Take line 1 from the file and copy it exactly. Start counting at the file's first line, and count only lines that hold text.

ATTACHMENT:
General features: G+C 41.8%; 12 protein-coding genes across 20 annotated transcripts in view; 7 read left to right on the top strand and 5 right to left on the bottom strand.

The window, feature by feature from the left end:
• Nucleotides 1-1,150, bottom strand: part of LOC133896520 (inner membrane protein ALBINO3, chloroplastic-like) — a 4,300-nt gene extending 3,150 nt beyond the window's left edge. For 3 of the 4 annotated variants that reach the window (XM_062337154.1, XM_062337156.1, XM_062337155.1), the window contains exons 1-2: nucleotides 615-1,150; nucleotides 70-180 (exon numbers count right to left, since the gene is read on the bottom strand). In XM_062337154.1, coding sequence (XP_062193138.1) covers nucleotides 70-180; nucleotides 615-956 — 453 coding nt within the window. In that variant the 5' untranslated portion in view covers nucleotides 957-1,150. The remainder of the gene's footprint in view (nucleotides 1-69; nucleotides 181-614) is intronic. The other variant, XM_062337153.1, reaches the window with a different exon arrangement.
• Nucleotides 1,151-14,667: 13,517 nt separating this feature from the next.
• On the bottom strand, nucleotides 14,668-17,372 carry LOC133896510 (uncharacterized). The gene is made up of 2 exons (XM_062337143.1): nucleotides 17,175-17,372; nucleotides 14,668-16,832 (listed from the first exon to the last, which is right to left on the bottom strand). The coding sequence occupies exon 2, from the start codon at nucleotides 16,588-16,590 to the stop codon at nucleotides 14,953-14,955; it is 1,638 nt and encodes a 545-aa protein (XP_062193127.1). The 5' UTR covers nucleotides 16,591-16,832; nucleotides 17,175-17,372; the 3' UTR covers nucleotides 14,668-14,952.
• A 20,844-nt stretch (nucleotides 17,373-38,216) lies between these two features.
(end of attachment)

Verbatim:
General features: G+C 41.8%; 12 protein-coding genes across 20 annotated transcripts in view; 7 read left to right on the top strand and 5 right to left on the bottom strand.